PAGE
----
The Scottish Executive is in regular contact with the United Kingdom Government on a wide variety of European Union-related issues and is represented as appropriate at meetings in Brussels, whether at working groups of officials or at councils at ministerial level. Last month, I joined UK Government ministers in representing the UK at the justice and home affairs council in Brussels, to take forward, among other issues, a pan-European approach to the fight against organised crime.
The minister is aware that the European arrest warrant has been in place for some time. Will she indicate what role the warrant is playing in tackling cross-border crime? Notwithstanding the progress that has been made, will she also give an assurance that further European measures to tackle crime, including the European evidence warrant, are consistent with the traditions and principles of Scots law?
Irene Oldfather makes an important point. The European arrest warrant is a vital tool in the fight against cross-border crime. Work is continuing on the European evidence warrant and the Scottish ministers are fully engaged in that work. We have provided information to our UK counterparts and we have made points to ensure that Scots law is protected. We have made strong representation that we require to operate on a basis of mutual co-operation, rather than alter our legislation. We will continue to take that approach.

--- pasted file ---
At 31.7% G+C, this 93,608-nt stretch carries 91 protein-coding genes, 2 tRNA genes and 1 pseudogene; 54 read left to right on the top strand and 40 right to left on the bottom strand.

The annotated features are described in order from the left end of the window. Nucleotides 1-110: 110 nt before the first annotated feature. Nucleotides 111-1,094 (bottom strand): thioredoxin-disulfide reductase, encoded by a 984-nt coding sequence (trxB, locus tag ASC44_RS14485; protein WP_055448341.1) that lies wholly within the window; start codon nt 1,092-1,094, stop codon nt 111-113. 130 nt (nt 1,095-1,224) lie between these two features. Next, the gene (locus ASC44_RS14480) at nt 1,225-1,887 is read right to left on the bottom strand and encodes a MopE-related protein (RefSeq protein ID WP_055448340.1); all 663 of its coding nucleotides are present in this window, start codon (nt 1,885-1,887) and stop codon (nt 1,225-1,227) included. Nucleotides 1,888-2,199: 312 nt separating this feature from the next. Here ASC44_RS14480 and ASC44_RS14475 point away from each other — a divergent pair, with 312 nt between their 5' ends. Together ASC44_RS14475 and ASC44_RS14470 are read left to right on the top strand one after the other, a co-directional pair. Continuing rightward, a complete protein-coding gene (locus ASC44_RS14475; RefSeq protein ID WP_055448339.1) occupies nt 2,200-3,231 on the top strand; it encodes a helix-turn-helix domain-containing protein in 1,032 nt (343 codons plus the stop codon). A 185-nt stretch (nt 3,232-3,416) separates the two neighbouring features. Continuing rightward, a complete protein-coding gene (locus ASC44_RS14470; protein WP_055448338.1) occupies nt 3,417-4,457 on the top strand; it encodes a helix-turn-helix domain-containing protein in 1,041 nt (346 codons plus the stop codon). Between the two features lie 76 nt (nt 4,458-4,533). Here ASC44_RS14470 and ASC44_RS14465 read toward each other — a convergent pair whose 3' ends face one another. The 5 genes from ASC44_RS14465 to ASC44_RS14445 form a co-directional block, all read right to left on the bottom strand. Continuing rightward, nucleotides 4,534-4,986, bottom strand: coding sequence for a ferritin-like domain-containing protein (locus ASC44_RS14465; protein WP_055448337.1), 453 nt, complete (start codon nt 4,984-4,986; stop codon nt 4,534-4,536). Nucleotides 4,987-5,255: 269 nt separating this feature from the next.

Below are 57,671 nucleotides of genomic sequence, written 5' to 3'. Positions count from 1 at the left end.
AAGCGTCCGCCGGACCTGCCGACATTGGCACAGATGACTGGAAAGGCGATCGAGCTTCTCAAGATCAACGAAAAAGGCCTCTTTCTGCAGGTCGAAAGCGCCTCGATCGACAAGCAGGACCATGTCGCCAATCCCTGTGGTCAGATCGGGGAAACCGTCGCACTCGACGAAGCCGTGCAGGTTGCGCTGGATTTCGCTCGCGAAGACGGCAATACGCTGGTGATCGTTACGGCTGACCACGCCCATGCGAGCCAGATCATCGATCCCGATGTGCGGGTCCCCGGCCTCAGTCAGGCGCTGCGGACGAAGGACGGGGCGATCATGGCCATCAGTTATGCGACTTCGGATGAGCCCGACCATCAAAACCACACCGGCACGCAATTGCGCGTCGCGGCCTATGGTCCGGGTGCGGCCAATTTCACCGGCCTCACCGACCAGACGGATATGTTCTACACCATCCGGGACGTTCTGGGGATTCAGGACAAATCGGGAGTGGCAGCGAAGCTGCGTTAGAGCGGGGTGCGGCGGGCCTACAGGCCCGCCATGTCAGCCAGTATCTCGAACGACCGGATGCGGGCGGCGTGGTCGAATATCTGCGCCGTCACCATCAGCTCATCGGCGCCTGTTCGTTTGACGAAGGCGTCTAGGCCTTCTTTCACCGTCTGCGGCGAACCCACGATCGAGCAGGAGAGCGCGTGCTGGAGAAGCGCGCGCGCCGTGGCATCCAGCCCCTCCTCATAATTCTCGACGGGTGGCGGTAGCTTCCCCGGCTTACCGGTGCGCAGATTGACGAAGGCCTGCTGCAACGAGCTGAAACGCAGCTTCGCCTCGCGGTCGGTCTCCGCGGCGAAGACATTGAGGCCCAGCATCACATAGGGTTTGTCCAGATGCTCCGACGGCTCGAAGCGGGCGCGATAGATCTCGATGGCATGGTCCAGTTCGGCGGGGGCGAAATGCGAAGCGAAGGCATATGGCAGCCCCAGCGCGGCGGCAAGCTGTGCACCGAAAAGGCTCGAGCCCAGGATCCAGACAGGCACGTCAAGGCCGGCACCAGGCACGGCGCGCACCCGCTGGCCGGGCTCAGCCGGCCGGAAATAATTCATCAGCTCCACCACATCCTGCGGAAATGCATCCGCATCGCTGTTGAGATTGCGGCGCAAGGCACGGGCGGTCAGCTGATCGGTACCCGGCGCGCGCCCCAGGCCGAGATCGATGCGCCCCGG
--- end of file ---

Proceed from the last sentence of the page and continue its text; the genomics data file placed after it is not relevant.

Does the minister recall that one of the Executive's EU priorities is an investigation into the European Court of Justice's decision on environmental protection? Is she aware that the Austrian presidency of the European Union has declared an ambition to stop the creeping influence of the European Court of Justice, although the presidency wants to extend the court's powers through articles I-7 and I-29 of the proposed constitution for Europe? What representations has the minister made to UK ministers on the issue?
As I said, the Executive is involved in a range of matters that relate to the justice and home affairs agenda. I am aware that the matter that Phil Gallie raises is up for consideration. However, it is for the Austrian Government, during the Austrian presidency of the European Union, to decide how to proceed. If Mr